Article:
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The von Neumann relation generalized to coarsening of three-dimensional microstructures

Nature volume 446, pages 10531055 (26 April 2007) | Download Citation



Cellular structures or tessellations are ubiquitous in nature. Metals and ceramics commonly consist of space-filling arrays of single-crystal grains separated by a network of grain boundaries, and foams (froths) are networks of gas-filled bubbles separated by liquid walls. Cellular structures also occur in biological tissue, and in magnetic, ferroelectric and complex fluid contexts. In many situations, the cell/grain/bubble walls move under the influence of their surface tension (capillarity), with a velocity proportional to their mean curvature. As a result, the cells evolve and the structure coarsens. Over 50 years ago, von Neumann derived an exact formula for the growth rate of a cell in a two-dimensional cellular structure (using the relation between wall velocity and mean curvature, the fact that three domain walls meet at 120° and basic topology). This forms the basis of modern grain growth theory. Here we present an exact and much-sought extension of this result into three (and higher) dimensions. The present results may lead to the development of predictive models for capillarity-driven microstructure evolution in a wide range of industrial and commercial processing scenarios—such as the heat treatment of metals, or even controlling the ‘head’ on a pint of beer.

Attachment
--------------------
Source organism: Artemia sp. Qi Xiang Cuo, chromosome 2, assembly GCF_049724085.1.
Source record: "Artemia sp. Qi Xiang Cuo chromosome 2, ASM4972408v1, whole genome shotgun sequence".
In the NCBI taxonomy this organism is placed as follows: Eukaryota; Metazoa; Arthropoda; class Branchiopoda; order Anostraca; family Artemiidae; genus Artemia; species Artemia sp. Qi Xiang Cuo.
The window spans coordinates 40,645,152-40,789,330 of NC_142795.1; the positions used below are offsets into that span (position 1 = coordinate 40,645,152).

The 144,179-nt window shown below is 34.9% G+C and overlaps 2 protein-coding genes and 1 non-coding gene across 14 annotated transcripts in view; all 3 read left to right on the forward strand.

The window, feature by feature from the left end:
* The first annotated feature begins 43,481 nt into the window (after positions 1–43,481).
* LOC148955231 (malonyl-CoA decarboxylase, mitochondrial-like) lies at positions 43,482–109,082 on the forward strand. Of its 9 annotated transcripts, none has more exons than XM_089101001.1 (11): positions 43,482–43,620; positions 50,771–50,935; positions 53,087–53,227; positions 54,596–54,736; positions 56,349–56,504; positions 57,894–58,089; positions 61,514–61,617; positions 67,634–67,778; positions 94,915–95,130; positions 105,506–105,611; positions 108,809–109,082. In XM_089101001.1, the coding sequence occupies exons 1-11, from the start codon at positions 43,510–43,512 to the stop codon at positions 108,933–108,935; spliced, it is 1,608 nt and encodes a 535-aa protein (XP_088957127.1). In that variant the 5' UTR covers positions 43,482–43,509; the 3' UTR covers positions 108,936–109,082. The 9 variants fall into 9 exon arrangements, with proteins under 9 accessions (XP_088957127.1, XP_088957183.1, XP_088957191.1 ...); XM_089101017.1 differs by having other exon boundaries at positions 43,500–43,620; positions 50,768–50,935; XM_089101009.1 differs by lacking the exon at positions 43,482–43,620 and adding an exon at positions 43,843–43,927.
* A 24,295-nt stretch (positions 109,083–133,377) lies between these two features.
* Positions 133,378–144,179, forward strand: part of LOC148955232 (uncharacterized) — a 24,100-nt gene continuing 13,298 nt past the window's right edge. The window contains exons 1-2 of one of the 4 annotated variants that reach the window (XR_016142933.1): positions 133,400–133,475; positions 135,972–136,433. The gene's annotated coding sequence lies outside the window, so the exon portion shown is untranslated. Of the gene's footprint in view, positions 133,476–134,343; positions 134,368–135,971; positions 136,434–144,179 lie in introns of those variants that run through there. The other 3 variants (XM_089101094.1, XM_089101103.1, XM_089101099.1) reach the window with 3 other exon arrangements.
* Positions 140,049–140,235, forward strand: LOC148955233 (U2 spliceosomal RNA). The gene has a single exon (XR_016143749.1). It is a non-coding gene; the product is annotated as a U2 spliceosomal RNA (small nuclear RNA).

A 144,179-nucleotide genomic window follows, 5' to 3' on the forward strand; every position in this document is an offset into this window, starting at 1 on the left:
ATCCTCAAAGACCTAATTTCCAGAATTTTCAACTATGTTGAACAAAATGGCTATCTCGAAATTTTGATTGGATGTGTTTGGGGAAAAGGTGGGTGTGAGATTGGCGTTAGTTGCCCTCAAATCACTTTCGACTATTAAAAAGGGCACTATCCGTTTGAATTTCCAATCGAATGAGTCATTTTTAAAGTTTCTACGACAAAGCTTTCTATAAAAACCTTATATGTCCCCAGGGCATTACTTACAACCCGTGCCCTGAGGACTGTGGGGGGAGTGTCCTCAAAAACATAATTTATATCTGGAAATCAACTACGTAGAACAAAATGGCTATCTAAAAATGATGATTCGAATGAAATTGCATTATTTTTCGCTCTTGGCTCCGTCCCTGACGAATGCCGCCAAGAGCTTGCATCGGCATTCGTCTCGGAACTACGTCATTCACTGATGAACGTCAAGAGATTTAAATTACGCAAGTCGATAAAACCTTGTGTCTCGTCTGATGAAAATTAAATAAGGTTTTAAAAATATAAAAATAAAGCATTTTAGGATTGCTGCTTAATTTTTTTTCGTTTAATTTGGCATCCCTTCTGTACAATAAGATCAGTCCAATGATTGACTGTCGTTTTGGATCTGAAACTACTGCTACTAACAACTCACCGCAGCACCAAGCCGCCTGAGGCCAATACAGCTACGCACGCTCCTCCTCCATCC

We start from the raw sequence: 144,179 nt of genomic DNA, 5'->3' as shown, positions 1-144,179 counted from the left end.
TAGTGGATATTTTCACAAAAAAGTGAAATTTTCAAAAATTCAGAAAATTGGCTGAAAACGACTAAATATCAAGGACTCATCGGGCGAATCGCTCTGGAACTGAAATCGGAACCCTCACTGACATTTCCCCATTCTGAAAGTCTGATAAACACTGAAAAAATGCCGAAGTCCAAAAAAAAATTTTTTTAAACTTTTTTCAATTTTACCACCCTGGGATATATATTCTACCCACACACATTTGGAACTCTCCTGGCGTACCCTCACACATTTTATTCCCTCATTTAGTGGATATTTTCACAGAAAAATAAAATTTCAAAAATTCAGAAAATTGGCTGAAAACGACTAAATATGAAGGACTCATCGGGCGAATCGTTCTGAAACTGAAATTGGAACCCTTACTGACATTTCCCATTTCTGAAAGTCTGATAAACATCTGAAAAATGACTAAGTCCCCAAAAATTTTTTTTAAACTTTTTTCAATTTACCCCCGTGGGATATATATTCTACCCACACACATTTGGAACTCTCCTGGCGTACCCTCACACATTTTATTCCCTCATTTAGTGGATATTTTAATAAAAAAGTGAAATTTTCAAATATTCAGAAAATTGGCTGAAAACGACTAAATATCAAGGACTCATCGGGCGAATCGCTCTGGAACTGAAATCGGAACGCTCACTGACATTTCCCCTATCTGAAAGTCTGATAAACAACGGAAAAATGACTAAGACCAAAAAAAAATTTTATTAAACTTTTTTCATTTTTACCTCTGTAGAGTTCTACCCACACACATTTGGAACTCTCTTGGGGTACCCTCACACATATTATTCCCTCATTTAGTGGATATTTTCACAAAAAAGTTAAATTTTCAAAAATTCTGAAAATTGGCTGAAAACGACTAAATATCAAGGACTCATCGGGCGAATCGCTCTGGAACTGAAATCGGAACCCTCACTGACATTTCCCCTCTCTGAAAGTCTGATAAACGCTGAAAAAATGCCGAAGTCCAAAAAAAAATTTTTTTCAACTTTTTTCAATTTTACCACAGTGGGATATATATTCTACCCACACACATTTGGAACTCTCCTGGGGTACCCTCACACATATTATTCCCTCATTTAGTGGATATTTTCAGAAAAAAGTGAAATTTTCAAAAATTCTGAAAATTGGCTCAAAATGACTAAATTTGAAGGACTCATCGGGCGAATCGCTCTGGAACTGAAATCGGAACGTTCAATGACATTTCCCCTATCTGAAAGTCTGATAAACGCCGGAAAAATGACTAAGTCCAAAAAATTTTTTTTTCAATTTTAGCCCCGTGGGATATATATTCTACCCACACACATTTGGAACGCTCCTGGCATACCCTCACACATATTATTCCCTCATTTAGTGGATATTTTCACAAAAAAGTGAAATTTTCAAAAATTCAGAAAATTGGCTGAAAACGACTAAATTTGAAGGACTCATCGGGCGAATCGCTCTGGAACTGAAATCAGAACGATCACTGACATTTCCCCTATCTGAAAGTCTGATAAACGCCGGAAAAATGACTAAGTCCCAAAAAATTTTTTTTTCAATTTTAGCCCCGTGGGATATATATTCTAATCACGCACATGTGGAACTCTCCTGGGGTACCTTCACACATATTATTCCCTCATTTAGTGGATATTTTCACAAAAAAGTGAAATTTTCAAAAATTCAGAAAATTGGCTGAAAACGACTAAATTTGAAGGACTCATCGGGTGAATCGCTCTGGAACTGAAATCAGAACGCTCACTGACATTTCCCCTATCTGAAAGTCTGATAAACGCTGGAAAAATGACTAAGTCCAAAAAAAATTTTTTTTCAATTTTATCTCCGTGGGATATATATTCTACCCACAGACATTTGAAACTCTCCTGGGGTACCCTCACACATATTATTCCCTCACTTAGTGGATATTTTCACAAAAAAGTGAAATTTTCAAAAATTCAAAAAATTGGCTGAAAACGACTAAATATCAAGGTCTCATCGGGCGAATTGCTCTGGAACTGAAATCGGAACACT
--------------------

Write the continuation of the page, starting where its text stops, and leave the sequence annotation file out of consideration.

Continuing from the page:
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D.J.S. was supported by the US Department of Energy and the US National Science Foundation.

Author information


  1. School of Mathematics, Institute for Advanced Study, Princeton, New Jersey 08540, USA

    • Robert D. MacPherson
  2. Department of Physics, Yeshiva University, New York, New York 10033, USA

    • David J. Srolovitz


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Reprints and permissions information is available at The authors declare no competing financial interests.

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Correspondence to Robert D. MacPherson or David J. Srolovitz.

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    Supplementary Information

    This file contains Supplementary Notes with the derivation of the main result in the Article, Supplementary Equation illustrating the generalization of the von Neumann-Mullins relation to three dimensions and Supplementary Discussion of practical approaches to calculating the mean width of a domain – including exact methods for polyhedra and a few special shapes plus a numerical method for determining the mean width of arbitrary three-dimensional domains.

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